Disability Sector in Political Battle for TV Audio Description Services
22 August 2017 at 8:33 am
Australia’s blind and vision impaired sector is engaged in a political battle to have permanent audio description services included in new broadcast reform legislation which is awaiting debate in the Senate.
According to blind and visually impaired Australians, while audio description has been available on free-to-air-television in all other English-speaking OECD countries for years, Australia continues to lag behind… and after years of ongoing discussion they say “it’s time for legislative action”.
However, the sector said it needed the urgent assistance of Senate crossbenchers to succeed and it’s having to navigate the Senate’s complicated political landscape to get consensus on any legislative amendments.
Advocacy organisation Blind Citizens Australia said the federal government was yet to strike a deal with independent Senate members on the Broadcasting Legislation Amendment Bill 2017 which will be debated in the September parliamentary sitting.
In the meantime blind advocacy groups said they were campaigning hard for support from One Nation, Tasmanian Senator Jacqui Lambie and the Nick Xenophon team.
The Greens and the Labor party have indicated they are willing to consider an amendment when the legislation is debated next month.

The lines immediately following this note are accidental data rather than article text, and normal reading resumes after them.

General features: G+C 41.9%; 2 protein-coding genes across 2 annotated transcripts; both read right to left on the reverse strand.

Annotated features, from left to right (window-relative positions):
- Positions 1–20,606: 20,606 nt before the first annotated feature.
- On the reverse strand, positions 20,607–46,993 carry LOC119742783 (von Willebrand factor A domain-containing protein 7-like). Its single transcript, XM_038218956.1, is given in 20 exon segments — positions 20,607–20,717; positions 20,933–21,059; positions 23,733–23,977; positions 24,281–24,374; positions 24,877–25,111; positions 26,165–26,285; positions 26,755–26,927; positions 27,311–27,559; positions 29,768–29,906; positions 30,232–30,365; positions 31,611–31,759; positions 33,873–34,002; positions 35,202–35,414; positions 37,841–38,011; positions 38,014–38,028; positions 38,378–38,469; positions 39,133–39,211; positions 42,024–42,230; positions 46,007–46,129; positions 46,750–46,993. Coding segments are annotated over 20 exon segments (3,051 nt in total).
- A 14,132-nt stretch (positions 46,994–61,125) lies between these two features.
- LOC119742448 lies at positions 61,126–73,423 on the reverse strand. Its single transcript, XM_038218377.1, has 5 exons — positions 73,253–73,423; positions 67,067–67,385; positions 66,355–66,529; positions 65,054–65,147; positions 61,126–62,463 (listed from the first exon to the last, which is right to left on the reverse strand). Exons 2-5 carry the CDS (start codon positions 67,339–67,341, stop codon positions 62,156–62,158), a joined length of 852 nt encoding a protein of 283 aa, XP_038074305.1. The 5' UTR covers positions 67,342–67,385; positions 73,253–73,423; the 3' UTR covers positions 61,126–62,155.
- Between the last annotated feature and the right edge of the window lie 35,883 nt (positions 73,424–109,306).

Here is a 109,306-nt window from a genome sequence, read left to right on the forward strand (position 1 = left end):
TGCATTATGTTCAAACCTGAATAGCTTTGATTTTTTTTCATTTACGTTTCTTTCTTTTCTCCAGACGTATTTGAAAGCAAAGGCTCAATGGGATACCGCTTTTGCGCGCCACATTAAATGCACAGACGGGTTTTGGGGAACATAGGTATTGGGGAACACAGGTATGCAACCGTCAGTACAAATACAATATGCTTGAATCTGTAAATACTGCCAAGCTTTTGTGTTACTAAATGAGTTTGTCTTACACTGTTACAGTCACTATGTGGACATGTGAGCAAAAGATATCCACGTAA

“The Australian Greens consider the broadcasting legislation as an opportunity to progress the implementation of audio description services,” Greens Senator Rachel Siewert said.
Policy and advocacy coordinator at Blind Citizens Australia Lauren Henley told Pro Bono News there was “still room” to negotiate with the other crossbenchers.
“It is now up to the sector to lobby the various parties to push for amendments that include permanent audio description services for Australian television,” Henley said.
She said the latest reform legislation “unfortunately failed to include any measures to introduce the service” which would deliver a second television audio track that could be turned on or off and described key visual elements of a television program.
“It isn’t really a surprise that this current reform legislation hasn’t included any mention of audio description services but the time is right for action,” she said.
“The bill is looking at abolishing licence fees for broadcasters so they are getting a significant cost saving and it is a perfect opportunity to require them to provide that service because they will have additional funds to enable them to do that.”
However, she said the government had so far made it clear that regulation around audio services was “off the table”.
“They are looking at a more industry-led response to this and they are expecting broadcasters to come to the table willingly. Given this has been on our agenda for the last 20 years, and we have lodged numerous disability discrimination complaints against broadcasters, they have shown no interest in addressing this,” Henley said.
“We need a regulatory approach to get it over the line. That’s the approach they have taken with captioning [for deaf people] so we don’t think it should be any different for the people we represent.